Recent events have challenged so many of us to almost have to re-evaluate what we believe and think about God and how He works.
Most of us have heard, all of our believing lives, that God protects us, has a plan for us, has a future for us, wants us to serve Him, dedicate ourselves to Him and, by so doing, we will prosper, have abundant life and be blessed in so many ways.
We believe all that, because we know that God is good, faithful, loves us as a father loves his children and wants only the very best for us, so how do we react when a loving and faithful shepherd is struck down with terminal brain cancer, seemingly leaving his work unfinished or when a devoted, steadfast and godly servant suddenly dies of a rare flesh-eating disease while on a ministry trip or when a young family, just starting out in life, is wiped out in one moment as the result of a tragic car accident? All believers, all serving the Lord and all counting on God’s mercy, love and protection to surround them. How do we even try to wrap our head around these things and make sense of them?
More and more I’ve come to understand that while faith is, indeed, a walk with the Lord, it is more an issue of being willing to take that walk to the end – no matter where it leads. I say that based on the many accounts in scripture which attest to that. We can look at the life of Job who lost everything and still was not willing to curse God. He, too, was ready to be taken but with his faith very much intact. You can look at the life of Abraham who was willing to go the distance with God even to the unthinkable act of thetaking of his only son. Just moments before nearly sacrificing him, He says, “The Lord will provide the sacrifice” – fully trusting that God would faithfully take him through this, even at the expense of losing the promised son, for whom he’d waited, if it had to come to that.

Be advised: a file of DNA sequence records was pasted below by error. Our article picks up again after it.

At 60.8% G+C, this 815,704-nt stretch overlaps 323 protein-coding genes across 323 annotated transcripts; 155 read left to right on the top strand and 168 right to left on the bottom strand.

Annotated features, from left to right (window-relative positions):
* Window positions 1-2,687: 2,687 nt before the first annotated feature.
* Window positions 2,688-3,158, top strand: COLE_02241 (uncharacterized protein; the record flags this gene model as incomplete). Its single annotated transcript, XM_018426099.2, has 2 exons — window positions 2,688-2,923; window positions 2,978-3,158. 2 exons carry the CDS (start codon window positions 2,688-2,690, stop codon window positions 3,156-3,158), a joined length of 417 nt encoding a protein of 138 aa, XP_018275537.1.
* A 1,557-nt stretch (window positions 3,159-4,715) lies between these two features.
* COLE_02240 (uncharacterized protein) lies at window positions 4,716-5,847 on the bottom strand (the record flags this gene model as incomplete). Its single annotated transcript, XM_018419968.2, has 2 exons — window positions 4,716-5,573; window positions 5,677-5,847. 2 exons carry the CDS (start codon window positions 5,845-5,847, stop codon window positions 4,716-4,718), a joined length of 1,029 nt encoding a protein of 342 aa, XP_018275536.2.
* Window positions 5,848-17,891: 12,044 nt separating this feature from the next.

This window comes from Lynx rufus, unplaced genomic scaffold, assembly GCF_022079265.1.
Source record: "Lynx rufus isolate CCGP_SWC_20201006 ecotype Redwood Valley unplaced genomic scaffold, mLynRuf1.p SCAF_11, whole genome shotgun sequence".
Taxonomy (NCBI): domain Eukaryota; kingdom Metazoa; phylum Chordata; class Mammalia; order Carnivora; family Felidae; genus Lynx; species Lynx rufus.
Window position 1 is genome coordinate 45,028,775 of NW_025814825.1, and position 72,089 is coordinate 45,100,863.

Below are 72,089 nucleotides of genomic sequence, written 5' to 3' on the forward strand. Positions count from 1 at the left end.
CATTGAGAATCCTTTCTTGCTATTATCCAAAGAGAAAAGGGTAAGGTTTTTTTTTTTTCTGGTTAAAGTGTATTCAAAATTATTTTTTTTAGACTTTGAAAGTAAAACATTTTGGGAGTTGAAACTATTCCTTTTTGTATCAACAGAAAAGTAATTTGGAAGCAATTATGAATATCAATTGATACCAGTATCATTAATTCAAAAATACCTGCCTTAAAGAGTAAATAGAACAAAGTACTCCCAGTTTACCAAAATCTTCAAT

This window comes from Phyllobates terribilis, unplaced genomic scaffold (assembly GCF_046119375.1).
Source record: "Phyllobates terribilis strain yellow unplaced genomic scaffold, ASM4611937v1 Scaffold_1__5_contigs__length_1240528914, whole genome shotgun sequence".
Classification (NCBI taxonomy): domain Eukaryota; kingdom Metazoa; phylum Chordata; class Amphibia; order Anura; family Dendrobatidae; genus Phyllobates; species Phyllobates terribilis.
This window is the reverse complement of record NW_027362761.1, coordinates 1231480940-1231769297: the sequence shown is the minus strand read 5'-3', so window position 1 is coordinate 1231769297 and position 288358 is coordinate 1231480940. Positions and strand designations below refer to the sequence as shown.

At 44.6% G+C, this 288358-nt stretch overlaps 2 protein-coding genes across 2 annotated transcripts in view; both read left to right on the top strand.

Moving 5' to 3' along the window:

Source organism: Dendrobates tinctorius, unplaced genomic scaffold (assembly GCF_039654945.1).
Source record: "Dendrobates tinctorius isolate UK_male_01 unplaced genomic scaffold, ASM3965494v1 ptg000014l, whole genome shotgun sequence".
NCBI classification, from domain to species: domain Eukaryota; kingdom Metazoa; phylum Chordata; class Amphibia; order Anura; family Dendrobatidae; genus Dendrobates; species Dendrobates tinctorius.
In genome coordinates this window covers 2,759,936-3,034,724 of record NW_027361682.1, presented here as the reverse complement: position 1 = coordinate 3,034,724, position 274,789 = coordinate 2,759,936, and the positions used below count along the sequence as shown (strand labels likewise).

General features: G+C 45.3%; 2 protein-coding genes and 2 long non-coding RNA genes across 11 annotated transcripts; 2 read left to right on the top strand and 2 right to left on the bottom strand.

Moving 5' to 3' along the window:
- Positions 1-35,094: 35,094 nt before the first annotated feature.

Or we can look at the life of Daniel and his friends – all of whom said, we will go to the death if we must, but we will not bow down and worship anyone other than God. Esther, too, was willing to perish, trusting that God would come through for her people in the face of annihilation.
In all these examples, and countless others, the one common denominator was that all of them were willing to sacrifice their lives and leave this earth but unwilling to forsake their faith or even change their opinion of what they believed about God, what He does and who He is.
It would seem that keeping one’s faith intact is a crucial element in our walk with the Lord. Yes, Job did question God, but he never abandoned him or turned away from his beliefs. He, instead, listened and learned what God was trying to say even through what must’ve seemed like an endless and excruciating test he was forced to endure.
All of these individuals came to a precipice of life and death moments, and it surely could have changed their opinion of who God was and how He operated, yet none of them did.
God was clearly in control of all of the above circumstances, and faith would tell us that He is still in control today, even when we can’t see it or understand it – in fact, even when it seems unfair. The scriptures are filled with such accounts which beg the question – where was God during those times. What could be more unfair than Joseph being in prison for virtually trying to live righteously? Why was Yochanon HaMatbil (John the Immerser) beheaded when he, too, lived such an upright life? Why was Tamar raped so cruelly and maybe, most shockingly, why did Yiftach’s daughter have to be sacrificed and killed for nothing she did personally? The unspeakable anguish of her going off with her companions to mourn her inability to ever know the love of a husband and children, breaks our hearts and screams out to what is clearly a great injustice but one for which the bible never offers explanation.
These are the perplexing questions which remain unsolved and without reason – even when attempting to wrap them in the most spiritual of answers, but they, nonetheless, remain an integral part of the scriptures which are the very basis of our faith.